Tag Archives: Clark Ashton Smith

The magician’s valediction

This Is Me

It seems that everyone who knows Jack Vance’s work has a few favorite Jack Vance passages. Here’s one of mine. It’s from The Dying Earth, the 1950 collection of linked stories that launched Vance’s career:

Mounting the north bank of the Scaum, he saw ahead the Porphiron Scar, the dark poplars and white columns of Kaiin, the dull gleam of Sanreale Bay.

Wandering the crumbled streets, he put the languid inhabitants such a spate of questions that one in wry jocularity commended him to a professional augur.

This one dwelled in a booth painted with the Signs of the Aumoklopelastianic Cabal. He was a lank brownman with red-rimmed eyes and a stained white beard.

“What are your fees?” inquired Guyal cautiously.

“I respond to three questions,” stated the augur. “For twenty terces I phrase the answer in clear and actionable language; for ten I use the language of cant, which occasionally admits of ambiguity; for five, I speak a parable which you must interpret as you will; and for one terce, I babble in an unknown tongue.”

It was all there right from the start: the casual, almost offhanded inventiveness with language; the formal, elegantly shaped style; the bone-dry wit, frequently accompanied by mildly barbed satire. After the Dying Earthflurry of poetic place names and images — the River Scaum, the dark trees mingled with white columns, and what one could only assume was an impressive landscape feature called the “Porphiron Scar” — the clanking awkwardness of the “Aumoklopelastianic Cabal” serves as a mental banana peel for the reader. In an era when virtually every genre magazine carried full-page ads from a poppycock cult calling itself the Rosicrucians — “Secrets entrusted only to a few!” — there was no mistaking the target of the jab. I also find myself wondering if “Aumoklopelastianic” isn’t an old, obsolete word instead of a new coinage. Vance is adept at using both, and he mingles them thoroughly and gracefully. Years after “deodand” was cemented in my mind as a fanged man-like monster with taste for human flesh, I discovered the word is actually a medieval term for a “tainted tool” forfeited to the crown. Gene Wolfe adopted this device for his four-part epic The Book of the New Sun, which he has made clear is partly a tribute to The Dying Earth.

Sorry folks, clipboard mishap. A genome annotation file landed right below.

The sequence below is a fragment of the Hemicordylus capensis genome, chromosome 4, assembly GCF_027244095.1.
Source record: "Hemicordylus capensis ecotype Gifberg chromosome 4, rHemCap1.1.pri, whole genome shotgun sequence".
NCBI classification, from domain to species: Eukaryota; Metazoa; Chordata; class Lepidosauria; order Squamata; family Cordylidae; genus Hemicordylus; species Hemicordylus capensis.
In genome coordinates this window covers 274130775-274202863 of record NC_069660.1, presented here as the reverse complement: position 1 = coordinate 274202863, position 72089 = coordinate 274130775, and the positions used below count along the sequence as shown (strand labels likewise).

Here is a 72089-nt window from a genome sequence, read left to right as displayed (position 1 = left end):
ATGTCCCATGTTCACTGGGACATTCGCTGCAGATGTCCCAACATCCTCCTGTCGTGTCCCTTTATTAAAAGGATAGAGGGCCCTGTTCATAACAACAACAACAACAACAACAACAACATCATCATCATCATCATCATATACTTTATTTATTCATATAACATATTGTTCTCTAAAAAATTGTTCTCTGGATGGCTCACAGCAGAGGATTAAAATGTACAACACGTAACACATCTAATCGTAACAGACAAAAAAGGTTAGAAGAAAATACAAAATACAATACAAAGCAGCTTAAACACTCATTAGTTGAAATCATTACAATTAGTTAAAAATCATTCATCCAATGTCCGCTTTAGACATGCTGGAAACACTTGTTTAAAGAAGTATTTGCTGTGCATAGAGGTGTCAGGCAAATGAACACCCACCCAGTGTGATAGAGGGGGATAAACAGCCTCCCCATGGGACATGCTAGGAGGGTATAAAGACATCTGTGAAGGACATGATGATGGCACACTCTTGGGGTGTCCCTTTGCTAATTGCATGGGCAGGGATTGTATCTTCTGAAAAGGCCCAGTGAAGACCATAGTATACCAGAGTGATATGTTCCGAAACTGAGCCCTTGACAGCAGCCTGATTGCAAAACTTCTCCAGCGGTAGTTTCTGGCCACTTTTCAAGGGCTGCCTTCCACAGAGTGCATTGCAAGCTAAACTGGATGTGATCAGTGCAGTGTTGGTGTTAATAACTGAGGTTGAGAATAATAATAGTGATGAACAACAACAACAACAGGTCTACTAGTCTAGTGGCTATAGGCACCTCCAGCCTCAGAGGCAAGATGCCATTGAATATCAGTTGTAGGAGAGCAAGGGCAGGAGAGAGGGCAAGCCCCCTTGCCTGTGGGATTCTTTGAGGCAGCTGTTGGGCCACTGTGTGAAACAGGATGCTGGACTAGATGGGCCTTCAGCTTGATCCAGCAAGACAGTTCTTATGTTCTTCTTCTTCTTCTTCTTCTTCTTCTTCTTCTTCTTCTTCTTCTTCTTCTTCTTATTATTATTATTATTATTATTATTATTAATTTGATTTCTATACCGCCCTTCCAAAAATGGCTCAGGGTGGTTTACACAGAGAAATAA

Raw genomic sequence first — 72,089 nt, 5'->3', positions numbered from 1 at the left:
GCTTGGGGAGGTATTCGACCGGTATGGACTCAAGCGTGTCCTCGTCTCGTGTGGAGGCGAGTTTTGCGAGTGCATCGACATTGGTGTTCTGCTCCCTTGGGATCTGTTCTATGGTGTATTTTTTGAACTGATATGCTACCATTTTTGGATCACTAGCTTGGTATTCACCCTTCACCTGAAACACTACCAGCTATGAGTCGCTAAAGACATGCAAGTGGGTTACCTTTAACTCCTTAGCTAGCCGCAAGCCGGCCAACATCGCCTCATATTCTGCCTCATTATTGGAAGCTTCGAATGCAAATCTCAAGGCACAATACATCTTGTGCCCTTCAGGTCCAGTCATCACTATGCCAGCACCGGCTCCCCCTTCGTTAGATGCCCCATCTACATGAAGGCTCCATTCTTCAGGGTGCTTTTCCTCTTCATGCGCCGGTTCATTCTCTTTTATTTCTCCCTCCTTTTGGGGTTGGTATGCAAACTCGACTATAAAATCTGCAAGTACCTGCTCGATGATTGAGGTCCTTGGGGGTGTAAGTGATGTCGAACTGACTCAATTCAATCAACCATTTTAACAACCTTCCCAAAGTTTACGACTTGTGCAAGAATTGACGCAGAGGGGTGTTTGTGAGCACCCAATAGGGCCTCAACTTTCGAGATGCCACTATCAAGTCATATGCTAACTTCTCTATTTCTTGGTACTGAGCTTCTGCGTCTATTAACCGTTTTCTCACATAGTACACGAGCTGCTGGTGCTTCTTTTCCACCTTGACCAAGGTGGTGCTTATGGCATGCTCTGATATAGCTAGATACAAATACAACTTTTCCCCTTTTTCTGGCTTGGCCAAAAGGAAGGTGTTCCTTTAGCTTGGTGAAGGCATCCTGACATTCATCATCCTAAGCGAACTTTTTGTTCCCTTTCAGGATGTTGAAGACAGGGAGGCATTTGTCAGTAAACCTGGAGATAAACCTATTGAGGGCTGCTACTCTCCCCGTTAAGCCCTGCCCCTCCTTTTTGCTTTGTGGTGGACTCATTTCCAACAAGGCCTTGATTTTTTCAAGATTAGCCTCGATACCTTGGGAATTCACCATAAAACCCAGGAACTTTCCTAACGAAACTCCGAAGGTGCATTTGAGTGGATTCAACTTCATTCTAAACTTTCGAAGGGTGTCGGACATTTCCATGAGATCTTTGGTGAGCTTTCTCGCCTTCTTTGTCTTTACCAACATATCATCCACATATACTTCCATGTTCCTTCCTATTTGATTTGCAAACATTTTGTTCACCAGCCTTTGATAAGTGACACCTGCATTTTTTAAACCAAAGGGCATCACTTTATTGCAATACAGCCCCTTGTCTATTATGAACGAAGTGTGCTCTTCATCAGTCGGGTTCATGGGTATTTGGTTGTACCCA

Here’s another fave passage, taken from “The Moon Moth,” a 1962 novella about a spacefaring diplomat assigned to a planet with a dauntingly complex culture based on absolute individuality and personal attainment. Since the accidents of genetics and appearance are considered irrelevant to one’s place in society, the inhabitants wear masks corresponding to their self-images — belligerent Forest Goblin, unassuming Moon Moth, heroic Sea Dragon Conqueror — and converse while playing an array of small musical instruments, each keyed to the social standing the speaker enjoys, or hopes to enjoy. Loss of face is a crippling blow, even in a society of masks, and affronts to one’s dignity must be avenged on the spot. This creates a world that, to put it mildly, upends our own moral priorities:

Four men clutched Haxo Angmark. The Forest Goblin confronted him, playing the skaranyi. “A week ago you reached to divest me of my mask; you have now achieved your perverse aim.”

“But he is a criminal!” cried Angmark. “He is notorious, infamous!”

“What are his misdeeds?” sang the Forest Goblin.

“He has murdered, betrayed; he has wrecked ships; he has tortured, blackmailed, robbed, sold children into slavery; he has –”

The Forest Goblin stopped him. “Your religious differences are of no importance. We can vouch however for your present crimes!”

The hosteler stepped forward. He sang fiercely, “This insolent Moon Moth sought nine days ago to preempt my choicest mount!”

Another man pressed close. He wore a Universal Expert, and sang, “I am a Master Mask-maker; I recognize this Moon Moth out-worlder! Only recently he entered my shop and derided my skill! He deserves death!”

“Death to the out-world monster!” cried the crowd. A wave of men surged forward. Steel blades rose and fell, the deed was done.

It appears that 2009 is Vance’s valedictory year. His six-decade career has received the overdue benediction of a New York Times profile, salted with laudatory quotes from literary heavyweights, and boutique imprint Subterranean Press has published his memoir, This Is Me, Jack Vance. The same house has also published Songs of the Dying Earth, a bulky anthology of stories from nearly two dozen authors paying tribute to Vance’s best-known setting.

It’s never a good idea to read through an anthology too quickly, especially when the stories are meant to emulate a single distinctive author, so all I can say about¬† Songs of the Dying Earth right now is that the Robert Silverberg entry is a little disappointing: Silverberg seems to have missed his mark and paid tribute instead to Clark Ashton Smith, a clear influence on Vance, but still not the man of the hour.